Anne Hathaway Says Christopher Nolan Saved her Career

The fairy tale almost ended before it began for the star of The Princess Diaries. In a recent interview with Vanity Fair (which is behind a paywall, so these quotes come courtesy of Variety), Anne Hathaway talked about how her career was almost ruined, only to be saved by Christopher Nolan. This stemmed from her Oscar win for Best Supporting Actress for Les Misérables in 2013; for whatever reason, the public turned on her – or, at least, elements of it – and Hollywood looked like it was done with her.

“Hathaway was widely mocked online at this time, and she once remembered googling herself after the Oscar win only to see one of the top search results was an article with the title: ‘Why does everyone hate Anne Hathaway?’ ‘A lot of people wouldn’t give me roles because they were so concerned about how toxic my identity had become online.’”

I honestly don’t remember this, but I found the article she’s talking about, and apparently, hate for Anne Hathaway was so vehement it had a name: “Hathahate.” It seems people found her “inauthentic” due to her Oscar campaign and win, which… I don’t get. I’m not trying to sound superior, but I always thought she seemed nice and as much of a regular person as most movie stars get. I’m sure she schmoozed during her Oscar campaign, but so does everyone; that’s how those things go. And it’s not like she did what most celebrities do today and said something mean or annoying to alienate people. But this happens every so often; the public seems to zero in on someone and direct their anger at them. I remember when it happened to Ben Affleck for a while.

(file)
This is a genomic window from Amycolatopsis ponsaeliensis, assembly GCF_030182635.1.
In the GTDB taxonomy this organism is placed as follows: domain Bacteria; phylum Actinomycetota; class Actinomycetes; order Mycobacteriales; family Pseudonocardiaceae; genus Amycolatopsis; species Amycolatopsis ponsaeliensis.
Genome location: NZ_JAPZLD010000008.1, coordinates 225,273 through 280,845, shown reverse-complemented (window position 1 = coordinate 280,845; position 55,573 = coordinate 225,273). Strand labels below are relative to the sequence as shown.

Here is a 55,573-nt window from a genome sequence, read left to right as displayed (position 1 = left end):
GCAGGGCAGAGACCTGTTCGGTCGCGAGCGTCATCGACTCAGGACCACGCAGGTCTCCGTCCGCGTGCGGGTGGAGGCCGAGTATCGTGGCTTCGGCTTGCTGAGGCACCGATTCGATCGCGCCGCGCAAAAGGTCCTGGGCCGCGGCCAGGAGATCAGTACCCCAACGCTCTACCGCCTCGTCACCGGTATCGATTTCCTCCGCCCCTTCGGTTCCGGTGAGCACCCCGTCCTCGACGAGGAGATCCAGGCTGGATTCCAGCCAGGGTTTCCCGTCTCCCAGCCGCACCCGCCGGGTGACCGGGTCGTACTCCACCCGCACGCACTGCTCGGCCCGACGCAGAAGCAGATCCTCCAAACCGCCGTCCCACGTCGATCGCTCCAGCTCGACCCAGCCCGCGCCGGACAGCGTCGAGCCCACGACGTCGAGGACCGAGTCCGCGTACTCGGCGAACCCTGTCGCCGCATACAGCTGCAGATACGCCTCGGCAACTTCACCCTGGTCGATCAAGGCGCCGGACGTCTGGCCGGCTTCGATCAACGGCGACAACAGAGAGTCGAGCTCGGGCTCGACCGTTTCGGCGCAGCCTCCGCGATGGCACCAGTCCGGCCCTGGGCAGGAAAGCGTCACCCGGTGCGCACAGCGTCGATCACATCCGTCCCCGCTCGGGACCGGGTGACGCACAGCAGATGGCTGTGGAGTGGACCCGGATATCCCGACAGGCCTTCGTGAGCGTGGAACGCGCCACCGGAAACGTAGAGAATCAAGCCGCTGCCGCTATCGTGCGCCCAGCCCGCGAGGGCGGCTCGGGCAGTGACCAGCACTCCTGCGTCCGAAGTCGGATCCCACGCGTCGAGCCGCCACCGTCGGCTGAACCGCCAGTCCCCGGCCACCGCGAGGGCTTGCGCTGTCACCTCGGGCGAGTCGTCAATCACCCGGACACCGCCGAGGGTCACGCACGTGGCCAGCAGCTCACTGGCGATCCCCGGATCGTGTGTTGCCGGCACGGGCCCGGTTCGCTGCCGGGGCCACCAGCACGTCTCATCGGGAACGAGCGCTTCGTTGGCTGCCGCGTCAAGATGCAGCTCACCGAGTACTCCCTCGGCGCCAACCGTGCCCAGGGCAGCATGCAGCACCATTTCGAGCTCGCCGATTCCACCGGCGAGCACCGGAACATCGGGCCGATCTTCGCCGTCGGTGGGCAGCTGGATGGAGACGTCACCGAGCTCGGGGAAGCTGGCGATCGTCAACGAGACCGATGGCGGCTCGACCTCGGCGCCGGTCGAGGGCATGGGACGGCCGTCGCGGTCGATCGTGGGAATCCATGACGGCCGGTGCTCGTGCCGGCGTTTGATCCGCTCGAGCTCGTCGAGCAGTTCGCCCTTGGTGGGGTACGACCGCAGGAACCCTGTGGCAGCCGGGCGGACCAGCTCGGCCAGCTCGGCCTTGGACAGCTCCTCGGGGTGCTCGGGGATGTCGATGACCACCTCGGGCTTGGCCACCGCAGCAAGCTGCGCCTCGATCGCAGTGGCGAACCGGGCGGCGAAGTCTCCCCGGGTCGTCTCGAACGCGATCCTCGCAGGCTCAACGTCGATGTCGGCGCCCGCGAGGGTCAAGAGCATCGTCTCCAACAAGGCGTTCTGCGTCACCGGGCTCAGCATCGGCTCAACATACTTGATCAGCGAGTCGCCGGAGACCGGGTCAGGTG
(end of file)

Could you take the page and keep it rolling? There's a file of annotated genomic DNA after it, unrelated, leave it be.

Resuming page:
Fortunately, the backlash was short-lived for Anne Hathaway, as she was cast in Interstellar, Christopher Nolan’s sci-fi drama about space travel.

“I had an angel in Christopher Nolan, who did not care about that and gave me one of the most beautiful roles I’ve had in one of the best films that I’ve been a part of… I don’t know if he knew that he was backing me at the time, but it had that effect… And my career did not lose momentum the way it could have if he hadn’t backed me.”

Interstellar was actually her second film with Nolan, the first being The Dark Knight Rises, in which she played Catwoman. I imagine she’s right; Nolan probably wasn’t thinking about it and cast her because he liked working with her and thought she’d be good in the part. And while it’s been a while since I’ve seen Interstellar, I remember liking her in it. Good for her; I’m glad her career wasn’t scuttled over something that was inevitably going to blow over. Granted, she isn’t usually in films that interest me, but I’d much rather see her in a movie than some of the unbearable actors who won’t go away today.

Which brings me to Hathaway’s next revelation (again via Variety), which is even more ludicrous than the first. She claims that she was told she had “zero sex appeal” when she was starting as an actress. It’s unclear who told her this, but the way it’s phrased, it sounds like it’s from studios, casting directors, filmmakers, and other Hollywood types. (It’s a bit disturbing that they said this to her when she was seventeen, but considering we’re talking about Hollywood, it’s not all that shocking.) This is from the industry that covers up Sydney Sweeney and goes out of their way to make gorgeous women look as dowdy as possible. Hathaway says some annoying things about the “male gaze” in her response (way to undercut my earlier point, Anne), but this isn’t a guy problem; it’s a Hollywood problem. She’s widely considered beautiful, and she’s had plenty of roles that are about more than her looks. That’s what I take issue with most in these stories: the rest of America being blamed for Hollywood’s shortcomings. “Why aren’t there more good roles for women?” Gee, if only John and Jane Q Public were in charge of writing movies.

Regardless, Anne Hathaway is in the middle of a successful career, and I’m glad it panned out for her.

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